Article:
Alzheimers is a cruel disease. You read about it. You shudder not wanting to read about almost like you want to keep your distance from it in case it is 'catching'.
When my father was diagnosed with it many years ago, we embraced it as it happened as a family, but did not realize the burden our mother carried as she tried to keep things 'normal'. She has grown a great deal since those first years as it almost cost her own life caring for him.
I am reflecting back today over this journey grasping memories from the past years and linking them to memories from his healthy years. Dad is in the last stages of this disease.
Only my father would do it his way and not the way it is suppose to be. He retains his dignity, his grace and his 'gentlemanly' ways. His temperament stays even on moderate drugs and when you give him a sip of thick ice tea, his eyes sparkle and he says, "That is mighty good."
I am making new memories now with him, and realize even Alzheimers has not taken the core of this man... the spirit that God placed in him at conception 82 years ago. My father is dying with God's grace upholding him. Ever the gentleman, ever the caregiver, his words when spoken are often in reflective concern for mom and for 'the kids'. In some ways he seems back in the 'now' and not the past.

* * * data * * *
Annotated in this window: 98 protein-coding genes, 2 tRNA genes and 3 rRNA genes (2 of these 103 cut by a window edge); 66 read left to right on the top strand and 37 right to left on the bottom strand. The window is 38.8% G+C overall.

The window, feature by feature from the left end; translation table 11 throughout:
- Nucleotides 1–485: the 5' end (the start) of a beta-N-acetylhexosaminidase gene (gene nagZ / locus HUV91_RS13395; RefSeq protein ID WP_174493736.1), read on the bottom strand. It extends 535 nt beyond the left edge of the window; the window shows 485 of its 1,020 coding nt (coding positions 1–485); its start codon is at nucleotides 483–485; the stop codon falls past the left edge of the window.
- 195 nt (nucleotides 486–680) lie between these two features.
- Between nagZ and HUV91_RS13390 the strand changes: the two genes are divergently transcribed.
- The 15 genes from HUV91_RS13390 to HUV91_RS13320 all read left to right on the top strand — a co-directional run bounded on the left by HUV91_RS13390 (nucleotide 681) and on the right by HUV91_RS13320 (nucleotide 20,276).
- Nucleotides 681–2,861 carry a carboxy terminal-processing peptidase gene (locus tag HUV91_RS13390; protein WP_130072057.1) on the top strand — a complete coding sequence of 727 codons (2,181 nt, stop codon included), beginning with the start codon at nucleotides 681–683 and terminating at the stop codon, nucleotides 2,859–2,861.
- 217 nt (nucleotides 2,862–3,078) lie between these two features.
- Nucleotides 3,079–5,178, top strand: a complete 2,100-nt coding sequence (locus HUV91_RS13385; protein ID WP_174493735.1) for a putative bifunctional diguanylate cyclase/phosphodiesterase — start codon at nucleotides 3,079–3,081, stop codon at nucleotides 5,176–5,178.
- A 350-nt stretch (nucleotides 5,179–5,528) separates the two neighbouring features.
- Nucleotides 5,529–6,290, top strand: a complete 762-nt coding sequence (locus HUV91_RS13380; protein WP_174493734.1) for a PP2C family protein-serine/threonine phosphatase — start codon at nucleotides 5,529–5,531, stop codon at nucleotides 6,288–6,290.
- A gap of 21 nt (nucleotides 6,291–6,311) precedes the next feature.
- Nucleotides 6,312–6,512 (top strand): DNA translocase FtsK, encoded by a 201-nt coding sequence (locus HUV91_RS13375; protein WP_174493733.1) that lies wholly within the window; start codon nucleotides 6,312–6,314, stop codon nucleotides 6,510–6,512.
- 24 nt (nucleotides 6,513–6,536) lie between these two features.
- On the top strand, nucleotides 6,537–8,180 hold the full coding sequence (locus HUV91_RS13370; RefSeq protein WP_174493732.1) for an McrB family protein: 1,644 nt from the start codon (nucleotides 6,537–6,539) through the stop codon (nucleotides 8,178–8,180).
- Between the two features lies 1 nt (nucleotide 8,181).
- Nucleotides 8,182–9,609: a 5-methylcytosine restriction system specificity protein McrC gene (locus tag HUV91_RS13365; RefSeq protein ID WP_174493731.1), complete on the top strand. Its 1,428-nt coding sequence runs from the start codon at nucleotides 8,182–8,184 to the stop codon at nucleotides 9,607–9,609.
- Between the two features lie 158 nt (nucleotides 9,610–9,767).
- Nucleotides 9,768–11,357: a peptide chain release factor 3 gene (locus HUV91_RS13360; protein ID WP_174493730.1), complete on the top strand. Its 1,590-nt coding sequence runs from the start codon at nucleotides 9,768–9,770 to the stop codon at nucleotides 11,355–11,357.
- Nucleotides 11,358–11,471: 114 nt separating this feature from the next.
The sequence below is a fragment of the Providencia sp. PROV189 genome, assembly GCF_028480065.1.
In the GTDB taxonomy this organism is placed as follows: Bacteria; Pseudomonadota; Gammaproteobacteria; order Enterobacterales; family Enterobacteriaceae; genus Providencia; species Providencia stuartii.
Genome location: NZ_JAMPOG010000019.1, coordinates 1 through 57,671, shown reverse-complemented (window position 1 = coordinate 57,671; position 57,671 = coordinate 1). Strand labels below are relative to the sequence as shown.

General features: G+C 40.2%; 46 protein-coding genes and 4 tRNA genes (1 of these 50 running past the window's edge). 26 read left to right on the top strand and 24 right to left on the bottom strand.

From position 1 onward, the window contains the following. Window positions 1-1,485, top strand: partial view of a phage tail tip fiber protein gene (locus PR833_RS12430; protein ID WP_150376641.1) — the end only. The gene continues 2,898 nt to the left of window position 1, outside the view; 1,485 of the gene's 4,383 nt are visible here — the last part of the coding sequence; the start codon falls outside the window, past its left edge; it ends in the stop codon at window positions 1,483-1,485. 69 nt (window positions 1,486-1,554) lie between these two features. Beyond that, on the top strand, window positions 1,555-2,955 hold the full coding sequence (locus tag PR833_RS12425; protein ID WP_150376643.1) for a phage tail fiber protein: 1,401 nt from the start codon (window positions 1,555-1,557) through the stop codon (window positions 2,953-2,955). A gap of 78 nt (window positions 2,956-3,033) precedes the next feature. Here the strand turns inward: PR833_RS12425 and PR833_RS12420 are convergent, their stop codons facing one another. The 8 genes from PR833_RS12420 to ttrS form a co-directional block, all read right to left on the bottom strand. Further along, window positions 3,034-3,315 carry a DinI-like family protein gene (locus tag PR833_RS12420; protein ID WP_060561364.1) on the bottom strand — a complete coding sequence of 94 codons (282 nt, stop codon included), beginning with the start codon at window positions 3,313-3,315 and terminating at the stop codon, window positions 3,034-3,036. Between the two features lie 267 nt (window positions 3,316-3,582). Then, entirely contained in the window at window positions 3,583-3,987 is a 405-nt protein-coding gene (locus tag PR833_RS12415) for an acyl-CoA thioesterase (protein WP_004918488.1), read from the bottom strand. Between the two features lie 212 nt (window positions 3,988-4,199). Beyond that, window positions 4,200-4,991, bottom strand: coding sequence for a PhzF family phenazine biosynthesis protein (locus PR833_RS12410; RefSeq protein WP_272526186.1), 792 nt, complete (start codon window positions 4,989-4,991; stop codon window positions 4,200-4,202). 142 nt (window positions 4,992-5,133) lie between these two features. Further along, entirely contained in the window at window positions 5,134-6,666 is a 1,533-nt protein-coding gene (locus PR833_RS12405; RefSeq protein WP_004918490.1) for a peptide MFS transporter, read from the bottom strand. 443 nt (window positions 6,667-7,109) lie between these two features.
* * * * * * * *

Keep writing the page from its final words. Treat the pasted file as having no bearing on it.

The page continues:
Over the next month I am or may not be blogging as much as we have set our schedule to be in and out of Dallas on a regular basis to be with him and to be with my mother. This 180 degree turn with his health occurred the first part of November and we watched this fairly heathy Alzheimers patient become bedridden and withdrawn. The nurses say it is part of the end of the journey. My dad is walking this path with dignity and God at his side.
Words from my heart,
“Give thanks to the LORD, for he is good. His love endures forever.
Give thanks to the God of heaven. His love endures forever.” Psalm 136:1,26 NIV